The Florida High School Athletic Association placed Montverde Academy's baseball team on restrictive probation through the 2008-09 season and fined the Lake County private school $10,000.
As a result of its probation, which is effective immediately, Montverde's baseball team will not be allowed to participate in the state playoffs in 2008 and '09. Additionally, Montverde is limited to 20 regular-season games and banned from playing any out-of-state or out-of-country teams.
In a letter sent to the FHSAA on Monday, Montverde headmaster Kasey Kesselring wrote Montverde did not plan to appeal.
"Montverde Academy respects the investigative process of the Florida High School Athletic Association," Kesselring said in a two-sentence statement. "The academy has worked cooperatively with the association to resolve any potential issues, has accepted responsibility for those issues in which the academy was in error and will work diligently in the future to avoid any violations of FHSAA standards."
The investigation began May 22, after the Sentinel reported Andrew Parks, Montverde's baseball coach and dean of the middle school, had traveled to Puerto Rico for an admissions event in the summer of 2005.
The Sentinel also reported Montverde was in contact with a third-party agent, Pedro Leon, to locate students. Montverde officials said Leon was one of several agents around the world that the school uses to help attract students. Leon runs a program that helps place Puerto Rican athletes in colleges.
In the spring of 2007, Montverde's baseball team went to the state final four for the first time in its six years of existence. Seventeen members of the 18-player team, which lost to Tallahassee North Florida Christian in the state final, were from Puerto Rico.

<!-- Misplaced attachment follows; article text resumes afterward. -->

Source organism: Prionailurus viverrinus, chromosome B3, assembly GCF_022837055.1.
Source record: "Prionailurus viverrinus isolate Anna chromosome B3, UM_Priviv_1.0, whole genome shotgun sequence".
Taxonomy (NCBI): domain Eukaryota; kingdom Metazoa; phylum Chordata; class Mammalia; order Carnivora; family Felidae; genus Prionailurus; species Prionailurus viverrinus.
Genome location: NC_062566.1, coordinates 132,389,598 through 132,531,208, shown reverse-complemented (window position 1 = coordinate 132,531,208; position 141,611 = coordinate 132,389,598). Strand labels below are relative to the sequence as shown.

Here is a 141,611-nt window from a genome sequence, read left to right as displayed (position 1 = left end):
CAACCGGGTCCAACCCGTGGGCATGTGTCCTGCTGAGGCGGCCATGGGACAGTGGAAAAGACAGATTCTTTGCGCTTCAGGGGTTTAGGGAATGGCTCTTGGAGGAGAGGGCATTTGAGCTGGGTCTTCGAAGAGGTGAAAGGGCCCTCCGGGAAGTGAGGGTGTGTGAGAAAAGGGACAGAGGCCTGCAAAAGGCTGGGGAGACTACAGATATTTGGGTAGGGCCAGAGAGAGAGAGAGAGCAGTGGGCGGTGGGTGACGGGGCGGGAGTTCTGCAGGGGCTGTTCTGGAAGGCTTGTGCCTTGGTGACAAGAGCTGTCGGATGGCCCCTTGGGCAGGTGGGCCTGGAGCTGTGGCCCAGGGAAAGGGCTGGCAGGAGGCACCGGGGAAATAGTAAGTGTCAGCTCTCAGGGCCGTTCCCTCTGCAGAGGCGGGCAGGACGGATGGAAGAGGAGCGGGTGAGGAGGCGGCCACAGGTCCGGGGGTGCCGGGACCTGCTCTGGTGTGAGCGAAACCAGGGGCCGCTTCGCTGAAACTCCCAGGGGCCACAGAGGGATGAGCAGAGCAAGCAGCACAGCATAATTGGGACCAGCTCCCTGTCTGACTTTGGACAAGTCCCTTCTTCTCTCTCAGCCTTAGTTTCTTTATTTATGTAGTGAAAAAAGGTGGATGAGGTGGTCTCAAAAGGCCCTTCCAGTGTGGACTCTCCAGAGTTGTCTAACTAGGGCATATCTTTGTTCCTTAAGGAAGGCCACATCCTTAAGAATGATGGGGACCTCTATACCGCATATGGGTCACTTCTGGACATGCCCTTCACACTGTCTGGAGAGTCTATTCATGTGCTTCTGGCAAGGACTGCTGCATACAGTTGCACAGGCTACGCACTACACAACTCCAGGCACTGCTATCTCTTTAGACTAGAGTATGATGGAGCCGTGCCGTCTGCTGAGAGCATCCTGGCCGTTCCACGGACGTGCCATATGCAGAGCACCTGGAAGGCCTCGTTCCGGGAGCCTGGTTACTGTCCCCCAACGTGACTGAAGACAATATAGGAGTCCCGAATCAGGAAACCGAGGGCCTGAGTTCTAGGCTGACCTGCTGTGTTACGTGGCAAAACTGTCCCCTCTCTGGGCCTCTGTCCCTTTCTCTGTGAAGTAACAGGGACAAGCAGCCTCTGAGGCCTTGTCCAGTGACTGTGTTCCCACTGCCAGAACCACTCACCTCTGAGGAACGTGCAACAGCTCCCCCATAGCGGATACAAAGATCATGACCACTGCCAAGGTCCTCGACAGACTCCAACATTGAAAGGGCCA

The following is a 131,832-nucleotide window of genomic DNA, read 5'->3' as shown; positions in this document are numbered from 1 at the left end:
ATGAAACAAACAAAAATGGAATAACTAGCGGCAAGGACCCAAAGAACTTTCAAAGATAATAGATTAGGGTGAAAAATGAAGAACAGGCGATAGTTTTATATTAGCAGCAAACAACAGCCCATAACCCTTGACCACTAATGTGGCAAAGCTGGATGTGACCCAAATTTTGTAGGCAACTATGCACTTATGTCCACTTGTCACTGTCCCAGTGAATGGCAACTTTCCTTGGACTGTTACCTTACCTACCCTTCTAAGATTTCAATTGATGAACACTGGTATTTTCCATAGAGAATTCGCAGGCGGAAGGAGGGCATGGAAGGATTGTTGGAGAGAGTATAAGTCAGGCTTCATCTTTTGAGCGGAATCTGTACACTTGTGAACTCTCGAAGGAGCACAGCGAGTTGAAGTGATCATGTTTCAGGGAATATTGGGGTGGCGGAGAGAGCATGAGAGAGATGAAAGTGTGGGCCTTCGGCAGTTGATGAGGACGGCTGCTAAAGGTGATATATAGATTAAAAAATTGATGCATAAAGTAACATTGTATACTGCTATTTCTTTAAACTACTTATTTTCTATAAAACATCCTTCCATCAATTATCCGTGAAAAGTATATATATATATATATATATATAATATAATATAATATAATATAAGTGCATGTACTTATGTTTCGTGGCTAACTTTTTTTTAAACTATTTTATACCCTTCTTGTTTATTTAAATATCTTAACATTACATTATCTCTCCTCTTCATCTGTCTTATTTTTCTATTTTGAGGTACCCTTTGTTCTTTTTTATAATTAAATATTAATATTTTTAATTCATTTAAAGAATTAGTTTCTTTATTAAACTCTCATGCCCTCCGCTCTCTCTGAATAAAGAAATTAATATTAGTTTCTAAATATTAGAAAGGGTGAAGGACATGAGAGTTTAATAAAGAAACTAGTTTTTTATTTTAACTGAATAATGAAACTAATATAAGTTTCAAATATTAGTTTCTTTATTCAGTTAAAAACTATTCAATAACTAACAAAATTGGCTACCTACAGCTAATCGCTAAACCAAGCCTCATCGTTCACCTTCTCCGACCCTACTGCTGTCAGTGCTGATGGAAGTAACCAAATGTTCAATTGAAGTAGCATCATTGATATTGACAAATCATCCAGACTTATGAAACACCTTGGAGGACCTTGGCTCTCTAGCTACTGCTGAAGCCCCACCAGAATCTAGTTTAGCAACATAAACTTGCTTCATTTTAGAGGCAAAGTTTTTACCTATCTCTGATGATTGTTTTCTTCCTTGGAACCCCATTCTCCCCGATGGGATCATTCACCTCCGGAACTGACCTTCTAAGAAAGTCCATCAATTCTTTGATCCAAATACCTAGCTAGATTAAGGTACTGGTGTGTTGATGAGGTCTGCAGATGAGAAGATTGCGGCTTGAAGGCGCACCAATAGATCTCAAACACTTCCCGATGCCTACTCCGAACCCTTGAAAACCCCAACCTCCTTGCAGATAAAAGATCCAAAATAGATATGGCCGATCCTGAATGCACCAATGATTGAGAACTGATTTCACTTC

The FHSAA's investigation found that Parks and former dean of admissions Alan Whittemore attended a two-day exposure camp run by Leon in Salinas, Puerto Rico. The two administrators spoke with baseball players who were working out, and Parks actively participated in player evaluations. Parks and Whittemore were housed and fed for one night in the same dorm and cafeteria as the players. Five students who attended the camp later enrolled at Montverde.
The FHSAA also found that Parks, who did not return a phone call, participated in an open house conducted by Whittemore at a hotel outside San Juan, Puerto Rico. The letter stated that "families of baseball players mostly attended the open house."
In response to the findings, Montverde reprimanded Parks and said he will not travel to Puerto Rico for "any admission open houses in the future nor be present or participate in any camps held in Puerto Rico." The school also said it will "distance its relationship with the third party and encourage all prospective students to inquire directly through the admissions office."
At the time of the violation the policy stated that "recruiting programs of any kind cannot be conducted by coaches or any members of the school's athletic staff." Because coaches at many schools also serve other administrative roles, the policy was altered in an FHSAA board meeting in June.
As part of the investigation, the FHSAA spoke with Montverde officials, Leon, Whittemore, Parks, two Montverde players and parents. One player said Leon had told him Parks would be at the sports complex on the day of the camp.
"There were other coaches," said the player, whose name was redacted from the document. "But they were college coaches."